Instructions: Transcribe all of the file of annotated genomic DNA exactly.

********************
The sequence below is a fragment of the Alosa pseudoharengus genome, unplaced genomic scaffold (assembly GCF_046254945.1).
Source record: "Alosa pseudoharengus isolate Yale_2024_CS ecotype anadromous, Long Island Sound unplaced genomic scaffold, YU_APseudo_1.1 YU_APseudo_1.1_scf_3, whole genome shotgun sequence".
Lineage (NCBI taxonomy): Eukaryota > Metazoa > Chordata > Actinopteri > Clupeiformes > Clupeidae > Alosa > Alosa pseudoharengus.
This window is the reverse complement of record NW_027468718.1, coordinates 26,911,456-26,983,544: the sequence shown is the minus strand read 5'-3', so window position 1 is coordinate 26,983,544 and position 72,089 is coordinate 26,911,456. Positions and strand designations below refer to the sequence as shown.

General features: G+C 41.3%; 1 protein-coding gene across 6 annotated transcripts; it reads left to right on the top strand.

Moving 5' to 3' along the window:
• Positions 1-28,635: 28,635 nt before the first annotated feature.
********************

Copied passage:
The sequence below is a fragment of the Alosa pseudoharengus genome, unplaced genomic scaffold (assembly GCF_046254945.1).
Source record: "Alosa pseudoharengus isolate Yale_2024_CS ecotype anadromous, Long Island Sound unplaced genomic scaffold, YU_APseudo_1.1 YU_APseudo_1.1_scf_3, whole genome shotgun sequence".
Lineage (NCBI taxonomy): Eukaryota > Metazoa > Chordata > Actinopteri > Clupeiformes > Clupeidae > Alosa > Alosa pseudoharengus.
This window is the reverse complement of record NW_027468718.1, coordinates 26,911,456-26,983,544: the sequence shown is the minus strand read 5'-3', so window position 1 is coordinate 26,983,544 and position 72,089 is coordinate 26,911,456. Positions and strand designations below refer to the sequence as shown.

General features: G+C 41.3%; 1 protein-coding gene across 6 annotated transcripts; it reads left to right on the top strand.

Moving 5' to 3' along the window:
• Positions 1-28,635: 28,635 nt before the first annotated feature.